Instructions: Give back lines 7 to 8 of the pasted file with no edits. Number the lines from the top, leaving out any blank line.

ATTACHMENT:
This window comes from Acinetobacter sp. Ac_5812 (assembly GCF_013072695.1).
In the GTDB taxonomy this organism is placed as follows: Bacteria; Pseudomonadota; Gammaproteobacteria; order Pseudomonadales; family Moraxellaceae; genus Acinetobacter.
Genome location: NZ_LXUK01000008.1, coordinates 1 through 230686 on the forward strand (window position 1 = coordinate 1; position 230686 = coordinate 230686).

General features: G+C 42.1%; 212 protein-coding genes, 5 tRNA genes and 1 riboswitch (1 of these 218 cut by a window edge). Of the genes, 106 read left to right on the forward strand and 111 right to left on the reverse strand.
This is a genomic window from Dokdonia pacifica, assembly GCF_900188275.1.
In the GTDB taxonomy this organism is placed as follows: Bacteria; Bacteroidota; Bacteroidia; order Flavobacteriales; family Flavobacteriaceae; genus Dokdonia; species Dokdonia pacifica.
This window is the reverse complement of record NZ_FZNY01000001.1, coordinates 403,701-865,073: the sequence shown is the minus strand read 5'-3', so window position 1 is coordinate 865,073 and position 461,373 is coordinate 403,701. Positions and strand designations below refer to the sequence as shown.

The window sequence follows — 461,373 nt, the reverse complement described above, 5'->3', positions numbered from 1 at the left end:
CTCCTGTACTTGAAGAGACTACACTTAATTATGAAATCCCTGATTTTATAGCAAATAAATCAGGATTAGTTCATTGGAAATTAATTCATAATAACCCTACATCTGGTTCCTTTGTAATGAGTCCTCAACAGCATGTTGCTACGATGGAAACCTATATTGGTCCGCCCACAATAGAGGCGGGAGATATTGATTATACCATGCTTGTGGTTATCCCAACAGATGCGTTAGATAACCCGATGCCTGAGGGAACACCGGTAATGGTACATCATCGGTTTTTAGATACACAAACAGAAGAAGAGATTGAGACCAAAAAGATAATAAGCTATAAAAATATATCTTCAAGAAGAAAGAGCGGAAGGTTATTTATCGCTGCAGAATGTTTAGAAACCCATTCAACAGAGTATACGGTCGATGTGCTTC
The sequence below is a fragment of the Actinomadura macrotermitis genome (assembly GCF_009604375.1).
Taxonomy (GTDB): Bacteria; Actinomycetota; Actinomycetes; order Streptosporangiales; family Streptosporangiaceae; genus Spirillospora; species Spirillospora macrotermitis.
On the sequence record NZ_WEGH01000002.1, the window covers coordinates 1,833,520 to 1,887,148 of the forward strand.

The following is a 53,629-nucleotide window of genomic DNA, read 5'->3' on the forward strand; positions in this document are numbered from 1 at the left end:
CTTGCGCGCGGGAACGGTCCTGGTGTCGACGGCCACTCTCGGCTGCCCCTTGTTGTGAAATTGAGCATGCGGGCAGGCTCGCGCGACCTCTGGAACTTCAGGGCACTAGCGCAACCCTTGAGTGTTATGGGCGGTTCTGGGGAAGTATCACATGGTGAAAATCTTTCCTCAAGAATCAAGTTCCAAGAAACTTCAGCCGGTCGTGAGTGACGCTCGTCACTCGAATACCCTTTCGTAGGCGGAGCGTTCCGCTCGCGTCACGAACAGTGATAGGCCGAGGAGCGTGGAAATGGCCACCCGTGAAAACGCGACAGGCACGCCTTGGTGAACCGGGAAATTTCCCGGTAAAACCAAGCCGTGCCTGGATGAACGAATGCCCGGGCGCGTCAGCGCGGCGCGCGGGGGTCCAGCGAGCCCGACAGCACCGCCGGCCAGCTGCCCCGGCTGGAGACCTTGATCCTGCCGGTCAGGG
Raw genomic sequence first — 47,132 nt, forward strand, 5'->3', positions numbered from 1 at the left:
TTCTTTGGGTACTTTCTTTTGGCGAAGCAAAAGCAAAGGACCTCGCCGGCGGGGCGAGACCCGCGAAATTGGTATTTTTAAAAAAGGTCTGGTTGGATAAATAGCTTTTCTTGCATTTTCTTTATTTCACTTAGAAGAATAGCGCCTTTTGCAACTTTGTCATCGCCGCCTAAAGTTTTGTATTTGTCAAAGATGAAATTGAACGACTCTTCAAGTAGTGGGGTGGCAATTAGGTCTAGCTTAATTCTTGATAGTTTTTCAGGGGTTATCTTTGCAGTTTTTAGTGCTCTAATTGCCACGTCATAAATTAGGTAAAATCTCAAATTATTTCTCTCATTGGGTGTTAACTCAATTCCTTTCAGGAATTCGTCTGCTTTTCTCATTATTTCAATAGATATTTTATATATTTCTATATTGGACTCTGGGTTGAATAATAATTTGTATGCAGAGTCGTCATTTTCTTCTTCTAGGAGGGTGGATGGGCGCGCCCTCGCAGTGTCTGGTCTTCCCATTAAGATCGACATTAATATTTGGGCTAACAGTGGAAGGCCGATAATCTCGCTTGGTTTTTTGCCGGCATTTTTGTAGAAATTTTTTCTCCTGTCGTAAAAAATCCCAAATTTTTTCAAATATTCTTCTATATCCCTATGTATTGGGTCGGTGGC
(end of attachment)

This window is the reverse complement of record NZ_FZNY01000001.1, coordinates 403,701-865,073: the sequence shown is the minus strand read 5'-3', so window position 1 is coordinate 865,073 and position 461,373 is coordinate 403,701. Positions and strand designations below refer to the sequence as shown.

The window sequence follows — 461,373 nt, the reverse complement described above, 5'->3', positions numbered from 1 at the left end: